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This is the most ubiquitous; it”s totally safe. I recommend it highly and so do the experts.
A little stilted. Etiquette consultant Lett likes it.
My best to you
Lett also likes this one. I think it”s old-fashioned.
All the best
This works too.
Seems too much like a greeting card but it”s not bad.
I know people who like this but I find it fussy. Why do you need the extra “s”?
More formal than the ubiquitous “Best”. I use this when I want a note of formality.
Fine, anodyne, helpfully brief. I use this.
I used to use this but stopped, because it”s trying too hard to be abbreviated. Why not type three more letters? OK if you”re sending it from your phone.
I like this for a personal email to someone you don”t know very well, or a business email that is meant as a thank-you.
As good as Warm Regards, with a touch of added heat.
I use this often for personal emails, especially if I”m close to someone but not in regular touch.
This is a nice riff on the “warm” theme that can safely be used among colleagues.
这是一个关于 “warm” 主题很好的结尾，在同事之间使用很安全。
In the right instances, especially for personal emails, this works.
Lett says this is a no-no. “This is not a closing. It”s a thank-you,” she insists. I disagree. Forbes Leadership editor Fred Allen uses it regularly and I think it”s an appropriate, warm thing to say. I use it too.
Thanks so much
I also like this and use it, especially when someone—a colleague, a source, someone with whom I have a business relationship—has put time and effort into a task or email.
This rubs me the wrong way because I used to have a boss who ended every email this way. She was usually asking me to perform a task and it made her sign-off seem more like a stern order, with a forced note of appreciation, than a genuine expression of gratitude. But in the right context, it can be fine.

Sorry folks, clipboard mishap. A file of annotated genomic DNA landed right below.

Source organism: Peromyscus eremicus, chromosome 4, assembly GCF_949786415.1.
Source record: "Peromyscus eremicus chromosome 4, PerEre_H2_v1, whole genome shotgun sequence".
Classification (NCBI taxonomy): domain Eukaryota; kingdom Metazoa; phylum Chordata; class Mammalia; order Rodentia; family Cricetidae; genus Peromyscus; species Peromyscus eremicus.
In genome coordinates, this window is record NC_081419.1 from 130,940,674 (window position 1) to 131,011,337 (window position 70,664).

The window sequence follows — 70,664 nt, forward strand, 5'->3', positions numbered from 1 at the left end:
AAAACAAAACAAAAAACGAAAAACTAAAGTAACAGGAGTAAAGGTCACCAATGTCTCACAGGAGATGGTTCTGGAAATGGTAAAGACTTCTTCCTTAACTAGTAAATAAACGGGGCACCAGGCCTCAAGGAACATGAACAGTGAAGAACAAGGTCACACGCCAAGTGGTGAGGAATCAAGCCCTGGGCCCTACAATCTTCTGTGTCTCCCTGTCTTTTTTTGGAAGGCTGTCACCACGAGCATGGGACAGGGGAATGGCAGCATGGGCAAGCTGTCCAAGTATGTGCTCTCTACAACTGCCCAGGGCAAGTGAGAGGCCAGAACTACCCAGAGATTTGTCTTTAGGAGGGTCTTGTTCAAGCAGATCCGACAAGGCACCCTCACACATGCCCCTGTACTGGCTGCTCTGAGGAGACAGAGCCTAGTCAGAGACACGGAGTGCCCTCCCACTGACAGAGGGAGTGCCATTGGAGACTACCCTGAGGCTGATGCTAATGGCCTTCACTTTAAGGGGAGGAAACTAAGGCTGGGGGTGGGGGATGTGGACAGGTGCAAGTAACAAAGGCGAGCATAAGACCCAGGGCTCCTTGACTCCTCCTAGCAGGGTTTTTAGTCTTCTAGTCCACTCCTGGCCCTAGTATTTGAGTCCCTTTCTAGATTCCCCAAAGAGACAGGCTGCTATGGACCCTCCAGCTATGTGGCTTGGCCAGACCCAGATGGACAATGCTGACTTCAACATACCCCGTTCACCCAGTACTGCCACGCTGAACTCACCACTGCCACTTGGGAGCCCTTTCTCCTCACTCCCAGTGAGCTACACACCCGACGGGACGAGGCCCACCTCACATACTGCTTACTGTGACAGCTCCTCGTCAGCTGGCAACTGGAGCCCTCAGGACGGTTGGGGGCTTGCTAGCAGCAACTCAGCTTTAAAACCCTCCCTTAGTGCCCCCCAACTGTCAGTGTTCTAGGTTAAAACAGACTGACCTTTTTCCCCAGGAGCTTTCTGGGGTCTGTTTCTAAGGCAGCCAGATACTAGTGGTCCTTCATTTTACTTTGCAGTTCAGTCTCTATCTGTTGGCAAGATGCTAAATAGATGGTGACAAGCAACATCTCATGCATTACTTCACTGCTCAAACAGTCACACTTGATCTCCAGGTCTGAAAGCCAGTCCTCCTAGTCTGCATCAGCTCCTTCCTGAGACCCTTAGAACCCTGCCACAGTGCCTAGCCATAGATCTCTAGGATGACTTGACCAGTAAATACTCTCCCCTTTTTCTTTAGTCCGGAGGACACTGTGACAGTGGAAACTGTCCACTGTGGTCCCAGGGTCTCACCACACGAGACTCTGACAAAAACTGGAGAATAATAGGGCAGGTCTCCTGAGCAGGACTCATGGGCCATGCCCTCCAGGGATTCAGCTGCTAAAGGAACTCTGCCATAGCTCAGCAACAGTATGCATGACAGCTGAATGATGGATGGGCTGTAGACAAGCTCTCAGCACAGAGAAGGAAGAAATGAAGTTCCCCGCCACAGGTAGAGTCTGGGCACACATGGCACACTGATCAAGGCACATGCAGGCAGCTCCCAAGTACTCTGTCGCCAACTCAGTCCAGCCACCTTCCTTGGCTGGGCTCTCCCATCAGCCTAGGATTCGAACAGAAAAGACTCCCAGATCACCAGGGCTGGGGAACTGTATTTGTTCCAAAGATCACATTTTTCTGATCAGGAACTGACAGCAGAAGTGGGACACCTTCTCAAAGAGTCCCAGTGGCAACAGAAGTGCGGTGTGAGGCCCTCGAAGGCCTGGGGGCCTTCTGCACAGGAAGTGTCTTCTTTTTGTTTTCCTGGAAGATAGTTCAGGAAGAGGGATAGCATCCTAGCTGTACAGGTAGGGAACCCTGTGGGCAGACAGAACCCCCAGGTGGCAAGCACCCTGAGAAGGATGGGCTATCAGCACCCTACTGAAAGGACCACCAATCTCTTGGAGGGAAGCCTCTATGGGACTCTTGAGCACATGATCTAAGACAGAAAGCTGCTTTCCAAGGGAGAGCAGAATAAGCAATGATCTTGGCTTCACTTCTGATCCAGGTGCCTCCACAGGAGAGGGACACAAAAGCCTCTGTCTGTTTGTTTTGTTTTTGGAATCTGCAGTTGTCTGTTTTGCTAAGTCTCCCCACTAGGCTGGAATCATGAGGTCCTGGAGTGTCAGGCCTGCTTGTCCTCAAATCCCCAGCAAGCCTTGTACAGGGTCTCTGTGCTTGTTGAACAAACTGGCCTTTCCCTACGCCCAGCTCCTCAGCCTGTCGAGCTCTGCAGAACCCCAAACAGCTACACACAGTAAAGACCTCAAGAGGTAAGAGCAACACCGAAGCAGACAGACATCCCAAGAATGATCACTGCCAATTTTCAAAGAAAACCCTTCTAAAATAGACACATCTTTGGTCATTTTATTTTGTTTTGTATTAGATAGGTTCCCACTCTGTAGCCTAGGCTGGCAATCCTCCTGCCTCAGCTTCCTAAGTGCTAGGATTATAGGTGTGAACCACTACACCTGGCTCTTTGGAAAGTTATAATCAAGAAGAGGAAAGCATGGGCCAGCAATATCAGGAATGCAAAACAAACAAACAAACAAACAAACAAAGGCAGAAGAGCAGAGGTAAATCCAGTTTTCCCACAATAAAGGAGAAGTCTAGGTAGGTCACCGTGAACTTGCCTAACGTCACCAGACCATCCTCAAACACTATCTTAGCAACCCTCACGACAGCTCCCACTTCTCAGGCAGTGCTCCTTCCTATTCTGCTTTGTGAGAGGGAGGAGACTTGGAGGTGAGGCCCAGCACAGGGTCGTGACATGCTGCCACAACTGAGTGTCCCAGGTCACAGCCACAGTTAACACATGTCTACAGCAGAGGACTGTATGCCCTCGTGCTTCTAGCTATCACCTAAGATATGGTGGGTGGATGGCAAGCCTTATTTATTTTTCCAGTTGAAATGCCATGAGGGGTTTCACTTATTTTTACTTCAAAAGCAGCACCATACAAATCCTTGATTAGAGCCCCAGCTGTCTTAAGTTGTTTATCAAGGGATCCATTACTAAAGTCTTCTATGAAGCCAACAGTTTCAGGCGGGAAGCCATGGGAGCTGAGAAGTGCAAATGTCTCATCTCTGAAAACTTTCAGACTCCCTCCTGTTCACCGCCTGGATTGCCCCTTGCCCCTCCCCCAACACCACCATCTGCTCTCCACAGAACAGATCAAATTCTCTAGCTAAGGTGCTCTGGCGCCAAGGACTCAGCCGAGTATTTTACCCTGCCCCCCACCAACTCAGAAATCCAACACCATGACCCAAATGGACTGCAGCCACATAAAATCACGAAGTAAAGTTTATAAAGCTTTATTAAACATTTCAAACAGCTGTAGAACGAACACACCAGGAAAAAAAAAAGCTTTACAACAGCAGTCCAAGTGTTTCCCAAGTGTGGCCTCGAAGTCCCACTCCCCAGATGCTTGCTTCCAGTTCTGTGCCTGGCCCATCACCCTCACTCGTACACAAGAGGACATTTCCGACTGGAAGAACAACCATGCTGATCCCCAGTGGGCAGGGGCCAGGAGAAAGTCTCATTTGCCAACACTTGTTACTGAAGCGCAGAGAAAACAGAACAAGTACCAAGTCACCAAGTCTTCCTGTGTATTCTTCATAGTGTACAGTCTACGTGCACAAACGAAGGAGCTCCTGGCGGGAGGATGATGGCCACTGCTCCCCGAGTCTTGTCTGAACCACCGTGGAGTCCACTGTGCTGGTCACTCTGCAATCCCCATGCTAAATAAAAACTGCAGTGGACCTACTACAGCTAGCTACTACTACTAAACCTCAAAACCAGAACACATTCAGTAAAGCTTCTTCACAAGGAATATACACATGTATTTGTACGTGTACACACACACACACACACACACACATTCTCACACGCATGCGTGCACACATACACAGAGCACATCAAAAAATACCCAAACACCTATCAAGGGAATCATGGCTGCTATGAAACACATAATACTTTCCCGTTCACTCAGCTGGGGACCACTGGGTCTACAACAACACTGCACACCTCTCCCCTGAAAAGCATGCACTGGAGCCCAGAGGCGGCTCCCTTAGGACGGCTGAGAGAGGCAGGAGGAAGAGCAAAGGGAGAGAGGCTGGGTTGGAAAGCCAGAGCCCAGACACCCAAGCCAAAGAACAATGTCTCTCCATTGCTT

More formal than “Thanks.” I use this sometimes.
This doesn”t have the same grating quality as “Thanks!” The added “you” softens it.
I use this a lot, when I genuinely appreciate the effort the recipient has undertaken.
Thanks for your consideration.
A tad stilted with a note of servility, this can work in the business context, though it”s almost asking for a rejection. Steer clear of this when writing a note related to seeking employment.
I predict this will gain in popularity as our emails become more like texts.
Hope this helps
I like this in an email where you are trying to help the recipient.
I use this too. I think it”s gracious and warm, and shows you are eager to meet with the recipient.
This works when you really are rushing. It expresses humility and regard for the recipient.
Also good when you don”t have time to proofread.
Some people find this grating. Not appropriate for a business email.
Retro, this sign-off wears its politics on its sleeve. It doesn”t bother me but others might recoil.
I don”t like this. It makes me feel like I”m ten years old and getting a note from a pen pal in Sweden.
Same problem as above.
Very Truly Yours
Lett likes this for business emails but I find it stilted and it has the pen pal problem.
Lett also likes this but to me, it signals that the writer is stuck in the past. Maybe OK for some formal business correspondence, like from the lawyer handling your dead mother”s estate.
Same problem as “Sincerely,” but hokier.